1408 (PG-13) Paranormal investigator and confirmed skeptic Mike Enslin (John Cusack) meets his match when he checks in the titular room at a Manhattan hotel and finds all hell literally breaking loose. Based on a short story by Stephen King, 1408 is a welcome change from the Saw/Hostel splatterfests currently in vogue, but the film's approach isn't exactly old-school psychological-horror either. Director Mikael Hafstrom throws a steady stream of somewhat incongruous elements at the wall hoping something will stick, and while there's plenty of eerie atmosphere and surreal visions here, there are also lots of cheap tricks, with the equivalent of somebody jumping out of a closet and yelling "Boo!" every few minutes. Cusack is on screen nearly every moment here, and he's quite good, but the film is a mixed bag — for better or worse, a spot-on translation of King's compulsively watchable and eminently disposable style. Also stars Samuel L. Jackson and Mary McCormack. 3 stars

28 WEEKS LATER (R) 28 Weeks Later is largely headache-inducing stuff — frenetic, synapse-shredding, strobe-light-and-amyl-nitrate horror. The movie picks up some months after its predecessor (28 Days Later), with the zombie-inducing epidemic of the original film apparently contained and American-led NATO forces moving in to help rebuild a devastated Britain. Everything soon enough goes to hell, of course, and the bulk of the film is pure chaos, as masses of frightened human survivors and infected, flesh-craving zombies run amok through the streets of London. There are some clever turns here, but the movie mainly just tosses out a series of faceless characters for its zombies to chow down on. Stars Robert Carlyle, Rose Byrne, Jeremy Renner, Catherine McCormack, Imogen Poots, Makintosh Muggleton and Idris Elba. 2.5 stars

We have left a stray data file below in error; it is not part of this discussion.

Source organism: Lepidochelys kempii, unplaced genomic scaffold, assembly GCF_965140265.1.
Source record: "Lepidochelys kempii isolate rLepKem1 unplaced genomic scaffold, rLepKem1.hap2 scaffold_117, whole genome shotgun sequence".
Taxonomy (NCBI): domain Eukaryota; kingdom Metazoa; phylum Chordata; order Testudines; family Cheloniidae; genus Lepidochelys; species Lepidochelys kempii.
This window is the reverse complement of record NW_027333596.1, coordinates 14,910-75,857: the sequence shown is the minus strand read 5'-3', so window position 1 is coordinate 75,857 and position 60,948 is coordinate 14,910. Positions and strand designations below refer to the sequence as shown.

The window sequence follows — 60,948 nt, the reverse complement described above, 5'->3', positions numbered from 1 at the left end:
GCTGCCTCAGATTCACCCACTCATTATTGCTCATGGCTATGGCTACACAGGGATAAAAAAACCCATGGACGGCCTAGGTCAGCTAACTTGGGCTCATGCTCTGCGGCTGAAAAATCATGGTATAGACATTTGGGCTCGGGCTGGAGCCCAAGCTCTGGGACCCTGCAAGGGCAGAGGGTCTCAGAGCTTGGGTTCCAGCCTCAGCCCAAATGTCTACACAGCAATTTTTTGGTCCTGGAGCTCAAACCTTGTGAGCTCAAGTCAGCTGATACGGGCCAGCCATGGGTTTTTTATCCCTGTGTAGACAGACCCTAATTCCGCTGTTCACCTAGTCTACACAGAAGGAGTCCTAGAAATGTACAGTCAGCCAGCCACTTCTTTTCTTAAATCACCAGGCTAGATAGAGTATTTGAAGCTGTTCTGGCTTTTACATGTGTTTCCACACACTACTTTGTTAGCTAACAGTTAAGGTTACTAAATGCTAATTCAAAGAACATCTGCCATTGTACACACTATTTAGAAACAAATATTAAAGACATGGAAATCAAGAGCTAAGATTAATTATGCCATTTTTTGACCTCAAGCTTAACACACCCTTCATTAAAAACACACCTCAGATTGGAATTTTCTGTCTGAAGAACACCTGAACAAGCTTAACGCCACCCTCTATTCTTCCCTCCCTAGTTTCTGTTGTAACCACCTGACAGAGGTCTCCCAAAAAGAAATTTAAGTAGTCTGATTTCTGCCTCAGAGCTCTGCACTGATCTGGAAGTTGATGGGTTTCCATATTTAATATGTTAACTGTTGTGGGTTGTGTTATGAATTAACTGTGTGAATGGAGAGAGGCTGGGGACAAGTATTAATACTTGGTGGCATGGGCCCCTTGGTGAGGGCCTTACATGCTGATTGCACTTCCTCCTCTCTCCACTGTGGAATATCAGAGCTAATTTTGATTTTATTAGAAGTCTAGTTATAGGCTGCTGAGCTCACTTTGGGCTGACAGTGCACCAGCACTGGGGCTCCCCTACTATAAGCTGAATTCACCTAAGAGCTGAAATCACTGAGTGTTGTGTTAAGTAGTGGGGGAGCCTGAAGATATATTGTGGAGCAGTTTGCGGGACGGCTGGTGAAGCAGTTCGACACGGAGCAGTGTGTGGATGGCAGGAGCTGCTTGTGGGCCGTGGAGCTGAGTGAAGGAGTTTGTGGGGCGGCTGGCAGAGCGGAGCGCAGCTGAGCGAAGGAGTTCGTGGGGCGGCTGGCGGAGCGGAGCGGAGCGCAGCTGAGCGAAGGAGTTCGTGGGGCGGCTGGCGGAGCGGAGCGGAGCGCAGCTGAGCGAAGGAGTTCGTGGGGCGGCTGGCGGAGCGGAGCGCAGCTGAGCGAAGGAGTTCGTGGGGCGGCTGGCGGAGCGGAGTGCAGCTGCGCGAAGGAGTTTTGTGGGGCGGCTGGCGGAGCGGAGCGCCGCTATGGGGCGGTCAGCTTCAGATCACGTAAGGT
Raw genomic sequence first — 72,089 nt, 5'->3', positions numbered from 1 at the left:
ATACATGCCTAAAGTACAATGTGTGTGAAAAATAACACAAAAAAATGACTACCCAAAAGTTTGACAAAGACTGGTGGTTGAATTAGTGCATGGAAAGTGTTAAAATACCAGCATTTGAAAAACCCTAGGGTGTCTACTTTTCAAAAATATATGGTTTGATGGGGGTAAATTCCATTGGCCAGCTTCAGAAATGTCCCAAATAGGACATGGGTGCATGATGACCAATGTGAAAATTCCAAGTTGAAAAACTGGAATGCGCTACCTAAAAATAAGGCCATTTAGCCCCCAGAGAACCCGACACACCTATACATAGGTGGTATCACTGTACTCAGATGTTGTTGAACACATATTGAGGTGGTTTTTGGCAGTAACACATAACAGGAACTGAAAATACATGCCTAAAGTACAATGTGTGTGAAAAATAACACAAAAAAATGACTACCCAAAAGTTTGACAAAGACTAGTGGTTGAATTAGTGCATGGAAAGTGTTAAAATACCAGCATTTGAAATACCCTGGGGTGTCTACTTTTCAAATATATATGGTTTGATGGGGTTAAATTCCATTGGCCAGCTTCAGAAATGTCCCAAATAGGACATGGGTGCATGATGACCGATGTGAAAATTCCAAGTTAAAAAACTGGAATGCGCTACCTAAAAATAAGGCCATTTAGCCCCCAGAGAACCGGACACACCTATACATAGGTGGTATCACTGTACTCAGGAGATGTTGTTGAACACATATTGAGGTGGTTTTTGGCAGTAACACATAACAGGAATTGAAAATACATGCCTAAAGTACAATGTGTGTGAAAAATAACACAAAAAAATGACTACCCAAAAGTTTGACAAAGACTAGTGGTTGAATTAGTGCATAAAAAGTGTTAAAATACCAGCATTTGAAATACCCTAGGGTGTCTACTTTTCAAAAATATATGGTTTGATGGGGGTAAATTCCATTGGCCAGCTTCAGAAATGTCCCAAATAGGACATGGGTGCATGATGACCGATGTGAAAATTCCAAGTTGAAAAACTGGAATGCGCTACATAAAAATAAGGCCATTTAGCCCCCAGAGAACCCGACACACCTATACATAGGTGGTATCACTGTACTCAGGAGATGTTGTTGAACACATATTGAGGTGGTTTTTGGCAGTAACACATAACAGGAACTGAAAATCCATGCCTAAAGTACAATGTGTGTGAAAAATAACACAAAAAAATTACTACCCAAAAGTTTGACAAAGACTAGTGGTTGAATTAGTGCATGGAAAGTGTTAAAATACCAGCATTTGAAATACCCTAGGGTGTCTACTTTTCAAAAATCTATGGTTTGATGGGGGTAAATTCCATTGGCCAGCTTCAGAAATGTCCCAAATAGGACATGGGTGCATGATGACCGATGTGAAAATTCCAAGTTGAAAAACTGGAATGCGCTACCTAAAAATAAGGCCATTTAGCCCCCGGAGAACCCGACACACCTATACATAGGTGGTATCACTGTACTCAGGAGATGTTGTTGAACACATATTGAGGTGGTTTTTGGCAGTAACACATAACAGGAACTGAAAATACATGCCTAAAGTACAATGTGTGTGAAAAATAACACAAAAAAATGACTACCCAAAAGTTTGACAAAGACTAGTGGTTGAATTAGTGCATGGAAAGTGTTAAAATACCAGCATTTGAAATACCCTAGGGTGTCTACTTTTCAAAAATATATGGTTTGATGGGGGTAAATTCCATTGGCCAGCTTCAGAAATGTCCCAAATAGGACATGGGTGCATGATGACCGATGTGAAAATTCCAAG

EVAN ALMIGHTY (PG-13) A sequel to Bruce Almighty minus Jim Carrey, in which Steve Carell goes all Noah-esque when God (Morgan Freeman) tells him to build an ark. Also stars Lauren Graham, Wanda Sykes, John Goodman and Steve Oedekerk. (Not Reviewed)

EVENING (PG-13) A chick flick with a serious pedigree, Evening offers up Vanessa Redgrave as an aging, ailing matriarch whose deathbed dreams revolve around a balmy weekend many decades past with her first great love. As flesh and consciousness slip into a place of pure memory (which is where the movie mostly occurs), Redgrave relates her tale to her grown daughters (Toni Collette and real-life Redgrave offspring Natasha Richardson), but mostly to herself. Claire Danes plays Redgrave's younger self (and though they look nothing alike, both women have the commanding presences to make this a good casting choice), who finds romance at a friend's wedding nearly a century ago. The object of Redgrave/Danes' affection is Patrick Wilson (who performed a similar function recently in Little Children), but then again, it seems like just about everybody is in love with this golden boy — from the soon-to-be-bride (Mamie Gummer) to her possibly-gay brother (Hugh Dancy). The entire movie basically just becomes a waiting game for the sparks to fly, which they eventually do (although not in particularly spectacular or even interesting fashion). There's plenty of estrogen-laced star-power here, and the performances are uniformly solid (with one truly remarkable scene between Redgrave and Meryl Streep that's alone worth the admission price), but the material is nothing special. Also stars Glenn Close, Mamie Gummer and Eileen Atkins. 2.5 stars